Relations between the Buffalo Teachers Federation and Buffalo Public Schools' administrators and the board are now affecting the school year itself, as Peter Simon reports in a story today.
With Labor Day as late as it can be this year, on Sept. 7, some suburban school districts are breaking with tradition and starting classes before the holiday. Buffalo officials planned to do the same.
However, the teachers' union's governing council “overwhelming rejected” the proposal, not because it considers it a bad idea, according to union president Philip Rumore, but because of “anger and resentment” toward school officials.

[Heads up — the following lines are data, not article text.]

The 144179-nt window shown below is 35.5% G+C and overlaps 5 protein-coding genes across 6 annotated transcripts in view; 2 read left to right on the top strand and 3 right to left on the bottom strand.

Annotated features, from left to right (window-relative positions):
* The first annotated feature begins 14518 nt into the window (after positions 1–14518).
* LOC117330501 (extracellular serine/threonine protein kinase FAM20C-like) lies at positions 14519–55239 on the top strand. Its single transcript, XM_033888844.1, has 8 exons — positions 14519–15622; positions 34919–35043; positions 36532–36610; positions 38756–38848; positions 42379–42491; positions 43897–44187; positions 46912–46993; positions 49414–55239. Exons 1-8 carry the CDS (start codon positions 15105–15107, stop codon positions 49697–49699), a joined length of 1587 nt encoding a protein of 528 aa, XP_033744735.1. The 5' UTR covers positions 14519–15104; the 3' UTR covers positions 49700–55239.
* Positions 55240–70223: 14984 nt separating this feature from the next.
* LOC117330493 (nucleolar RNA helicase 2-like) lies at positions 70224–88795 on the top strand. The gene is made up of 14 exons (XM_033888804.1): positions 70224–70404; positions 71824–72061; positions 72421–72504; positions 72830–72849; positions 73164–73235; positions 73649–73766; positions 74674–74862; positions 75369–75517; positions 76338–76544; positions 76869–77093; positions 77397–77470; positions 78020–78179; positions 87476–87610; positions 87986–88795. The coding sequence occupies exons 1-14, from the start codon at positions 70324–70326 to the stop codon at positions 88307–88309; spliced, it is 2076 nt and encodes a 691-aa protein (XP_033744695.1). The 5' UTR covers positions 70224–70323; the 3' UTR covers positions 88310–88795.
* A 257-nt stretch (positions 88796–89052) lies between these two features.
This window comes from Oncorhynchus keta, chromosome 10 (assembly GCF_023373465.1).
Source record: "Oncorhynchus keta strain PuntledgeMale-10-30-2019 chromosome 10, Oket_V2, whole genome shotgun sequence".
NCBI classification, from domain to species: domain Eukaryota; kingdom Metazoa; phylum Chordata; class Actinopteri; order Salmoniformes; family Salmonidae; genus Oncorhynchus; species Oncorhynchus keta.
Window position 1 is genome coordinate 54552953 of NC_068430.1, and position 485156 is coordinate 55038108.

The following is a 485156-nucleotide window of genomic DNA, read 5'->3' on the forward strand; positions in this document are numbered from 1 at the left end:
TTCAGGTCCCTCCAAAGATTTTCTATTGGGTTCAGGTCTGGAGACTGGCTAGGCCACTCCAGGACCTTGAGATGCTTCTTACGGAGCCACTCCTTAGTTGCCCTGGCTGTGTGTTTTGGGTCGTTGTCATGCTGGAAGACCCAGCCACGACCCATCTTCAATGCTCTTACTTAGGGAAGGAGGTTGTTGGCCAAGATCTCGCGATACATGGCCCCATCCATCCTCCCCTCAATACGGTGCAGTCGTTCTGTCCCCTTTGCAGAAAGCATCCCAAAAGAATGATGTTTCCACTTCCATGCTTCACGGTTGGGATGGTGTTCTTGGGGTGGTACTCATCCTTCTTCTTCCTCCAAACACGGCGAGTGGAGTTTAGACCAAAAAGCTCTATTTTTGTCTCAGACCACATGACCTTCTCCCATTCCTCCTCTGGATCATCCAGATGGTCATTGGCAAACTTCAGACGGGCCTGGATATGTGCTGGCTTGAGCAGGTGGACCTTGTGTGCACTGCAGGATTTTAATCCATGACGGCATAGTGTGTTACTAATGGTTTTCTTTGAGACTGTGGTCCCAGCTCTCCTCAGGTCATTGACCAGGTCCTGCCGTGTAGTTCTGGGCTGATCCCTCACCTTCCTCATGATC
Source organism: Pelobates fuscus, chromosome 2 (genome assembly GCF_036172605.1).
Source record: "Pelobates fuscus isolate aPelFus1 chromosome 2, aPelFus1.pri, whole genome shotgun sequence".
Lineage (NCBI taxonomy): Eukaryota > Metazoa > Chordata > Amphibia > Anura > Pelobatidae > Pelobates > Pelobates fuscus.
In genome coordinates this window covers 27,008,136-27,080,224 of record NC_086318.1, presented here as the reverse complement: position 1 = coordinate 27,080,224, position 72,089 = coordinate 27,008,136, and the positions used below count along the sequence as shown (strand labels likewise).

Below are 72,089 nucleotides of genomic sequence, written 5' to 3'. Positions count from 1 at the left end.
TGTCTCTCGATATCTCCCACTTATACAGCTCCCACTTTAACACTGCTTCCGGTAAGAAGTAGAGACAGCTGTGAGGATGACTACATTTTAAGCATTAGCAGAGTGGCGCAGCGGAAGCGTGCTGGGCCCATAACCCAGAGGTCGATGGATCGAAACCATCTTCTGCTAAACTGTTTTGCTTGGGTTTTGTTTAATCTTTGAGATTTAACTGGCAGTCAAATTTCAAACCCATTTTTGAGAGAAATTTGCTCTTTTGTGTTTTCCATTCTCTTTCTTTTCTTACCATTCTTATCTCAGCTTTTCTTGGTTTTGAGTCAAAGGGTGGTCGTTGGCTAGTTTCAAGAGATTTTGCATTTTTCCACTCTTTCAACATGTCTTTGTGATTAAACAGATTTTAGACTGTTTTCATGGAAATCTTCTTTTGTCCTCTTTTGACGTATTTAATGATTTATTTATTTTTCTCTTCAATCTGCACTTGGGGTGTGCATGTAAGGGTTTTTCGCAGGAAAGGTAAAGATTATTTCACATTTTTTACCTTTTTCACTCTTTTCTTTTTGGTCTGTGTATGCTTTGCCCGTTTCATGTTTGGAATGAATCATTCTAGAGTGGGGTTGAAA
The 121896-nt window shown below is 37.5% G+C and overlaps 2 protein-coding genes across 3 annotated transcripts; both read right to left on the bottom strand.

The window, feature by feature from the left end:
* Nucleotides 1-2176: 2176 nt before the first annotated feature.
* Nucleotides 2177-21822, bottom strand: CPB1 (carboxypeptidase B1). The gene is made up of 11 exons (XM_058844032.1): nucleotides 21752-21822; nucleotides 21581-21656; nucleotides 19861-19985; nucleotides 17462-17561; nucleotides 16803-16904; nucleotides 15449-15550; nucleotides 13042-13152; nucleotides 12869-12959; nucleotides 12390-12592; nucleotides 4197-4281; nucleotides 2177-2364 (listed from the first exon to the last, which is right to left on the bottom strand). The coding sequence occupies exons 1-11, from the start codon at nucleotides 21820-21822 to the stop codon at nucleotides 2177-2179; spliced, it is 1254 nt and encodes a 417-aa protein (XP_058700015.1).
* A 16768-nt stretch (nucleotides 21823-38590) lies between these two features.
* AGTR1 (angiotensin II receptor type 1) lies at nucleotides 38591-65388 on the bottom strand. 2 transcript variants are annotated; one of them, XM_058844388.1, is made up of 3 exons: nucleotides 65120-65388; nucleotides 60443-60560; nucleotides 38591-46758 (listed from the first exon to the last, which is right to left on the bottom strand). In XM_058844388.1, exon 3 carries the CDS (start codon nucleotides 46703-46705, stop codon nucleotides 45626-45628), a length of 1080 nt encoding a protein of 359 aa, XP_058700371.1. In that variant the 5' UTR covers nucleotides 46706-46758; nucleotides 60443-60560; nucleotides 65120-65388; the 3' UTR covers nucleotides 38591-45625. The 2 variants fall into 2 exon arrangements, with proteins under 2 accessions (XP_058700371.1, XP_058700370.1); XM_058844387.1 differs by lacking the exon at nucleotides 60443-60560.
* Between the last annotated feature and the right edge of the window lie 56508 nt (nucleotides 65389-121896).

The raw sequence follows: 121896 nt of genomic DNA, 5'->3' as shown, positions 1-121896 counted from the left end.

Rumore stresses that children would get the same number of instructional days during the school year under either calendar, but that they would be distributed differently. But Superintendent James A. Williams says an earlier start would give pupils two more school days before state assessment tests are given in January, and also be a boost for the district's athletic program.
So, while the adults in the school system continue to bicker like kids on a playground, the children could suffer.
(This is usually the point where someone steps into the scuffle and tells both parties it is time to settle their differences and try to get along, for everyone's sake ...)